Another memory that I like to talk about, is convincing a 1500 meter runner I represent to step on the track in Rome, Italy and see how she feels and take it from there. She was looking to run a specific time to qualify for the Olympics and she was suffering from food poisoning. She looked terrible but, with a little pep talk, she decided to step on the track and go for it. The outcome was absolutely amazing; she qualified for the Olympics when many people doubted her. To be there with her was amazing, and something I will never forget.
Lastly, I worked with one of the best 400 meter runners in the world, Luguelin Santos. He was at a training camp in Gent, Belgium with his coach. I was in en route to the UK where we were supposed to meet. Prior to leaving Montreal, they mentioned they did not have their passports and new travel visas, as they were sent to Paris, France for processing at the UK Consulate. Upon my arrival on Valentine ’s Day, I took a quick nap then called my travel agent for an adventure I will never forget. What I learned, and pass on to people, is to never give up. There’s always a way and being polite goes a long way!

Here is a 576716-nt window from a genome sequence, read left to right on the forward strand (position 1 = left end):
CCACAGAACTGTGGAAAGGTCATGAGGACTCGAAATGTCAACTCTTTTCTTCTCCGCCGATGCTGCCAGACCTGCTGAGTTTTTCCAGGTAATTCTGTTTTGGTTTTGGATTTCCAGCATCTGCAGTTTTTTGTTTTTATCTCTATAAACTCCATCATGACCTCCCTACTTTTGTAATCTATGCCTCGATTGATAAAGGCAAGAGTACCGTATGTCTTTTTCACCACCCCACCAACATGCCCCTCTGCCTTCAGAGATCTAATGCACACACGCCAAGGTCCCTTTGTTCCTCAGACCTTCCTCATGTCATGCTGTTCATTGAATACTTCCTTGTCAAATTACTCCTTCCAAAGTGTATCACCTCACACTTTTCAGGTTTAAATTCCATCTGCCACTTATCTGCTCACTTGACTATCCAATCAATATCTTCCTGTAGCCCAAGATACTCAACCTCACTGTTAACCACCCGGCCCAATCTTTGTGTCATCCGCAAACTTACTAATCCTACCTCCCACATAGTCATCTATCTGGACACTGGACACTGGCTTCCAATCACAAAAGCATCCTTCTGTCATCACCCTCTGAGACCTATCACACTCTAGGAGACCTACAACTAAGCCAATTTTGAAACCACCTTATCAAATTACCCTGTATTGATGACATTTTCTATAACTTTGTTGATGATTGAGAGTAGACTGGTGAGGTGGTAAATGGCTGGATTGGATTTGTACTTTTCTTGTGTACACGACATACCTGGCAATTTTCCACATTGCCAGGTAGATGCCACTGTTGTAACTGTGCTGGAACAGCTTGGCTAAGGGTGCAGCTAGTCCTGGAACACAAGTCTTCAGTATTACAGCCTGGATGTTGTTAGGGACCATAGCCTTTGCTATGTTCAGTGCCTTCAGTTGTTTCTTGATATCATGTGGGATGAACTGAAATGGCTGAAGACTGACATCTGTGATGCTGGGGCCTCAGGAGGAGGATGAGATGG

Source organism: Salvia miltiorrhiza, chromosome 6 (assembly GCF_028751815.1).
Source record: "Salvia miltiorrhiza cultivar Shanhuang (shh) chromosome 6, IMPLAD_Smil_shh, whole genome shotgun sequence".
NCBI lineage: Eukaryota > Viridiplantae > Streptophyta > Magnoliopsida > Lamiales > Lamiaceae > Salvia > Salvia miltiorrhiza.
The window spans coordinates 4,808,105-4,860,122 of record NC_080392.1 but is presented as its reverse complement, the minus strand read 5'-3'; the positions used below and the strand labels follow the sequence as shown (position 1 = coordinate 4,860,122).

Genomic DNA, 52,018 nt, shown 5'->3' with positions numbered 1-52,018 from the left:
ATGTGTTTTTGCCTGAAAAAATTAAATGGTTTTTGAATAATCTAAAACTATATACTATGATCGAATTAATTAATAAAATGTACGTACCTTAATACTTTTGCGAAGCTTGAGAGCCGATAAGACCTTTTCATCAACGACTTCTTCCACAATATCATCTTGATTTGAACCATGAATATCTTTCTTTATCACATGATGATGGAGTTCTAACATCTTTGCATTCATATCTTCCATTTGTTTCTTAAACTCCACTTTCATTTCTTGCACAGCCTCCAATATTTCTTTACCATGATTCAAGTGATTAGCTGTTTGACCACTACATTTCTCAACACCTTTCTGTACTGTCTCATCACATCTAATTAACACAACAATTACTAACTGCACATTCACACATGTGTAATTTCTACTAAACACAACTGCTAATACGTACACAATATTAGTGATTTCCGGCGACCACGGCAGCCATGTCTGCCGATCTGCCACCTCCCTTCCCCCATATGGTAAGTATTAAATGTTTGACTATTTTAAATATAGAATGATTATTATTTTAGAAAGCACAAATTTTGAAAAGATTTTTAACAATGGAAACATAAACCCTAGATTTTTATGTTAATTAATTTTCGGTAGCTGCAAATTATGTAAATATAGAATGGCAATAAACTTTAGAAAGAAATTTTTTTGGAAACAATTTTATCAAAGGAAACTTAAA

What are some tips you have for people who are trying to become successful in the sports industry specifically the marketing and managements aspects?
Don’t expect to be thrown into action from the get go. Many agencies, companies and organizations will make you start from the very beginning. Work hard and prove yourself, that’s’ the only way to gain trust, then more opportunities will come your way. Don’t give up when times are tough, success isn’t born over night. Learn to think fast and make well educated decisions.
How important is networking in your eyes?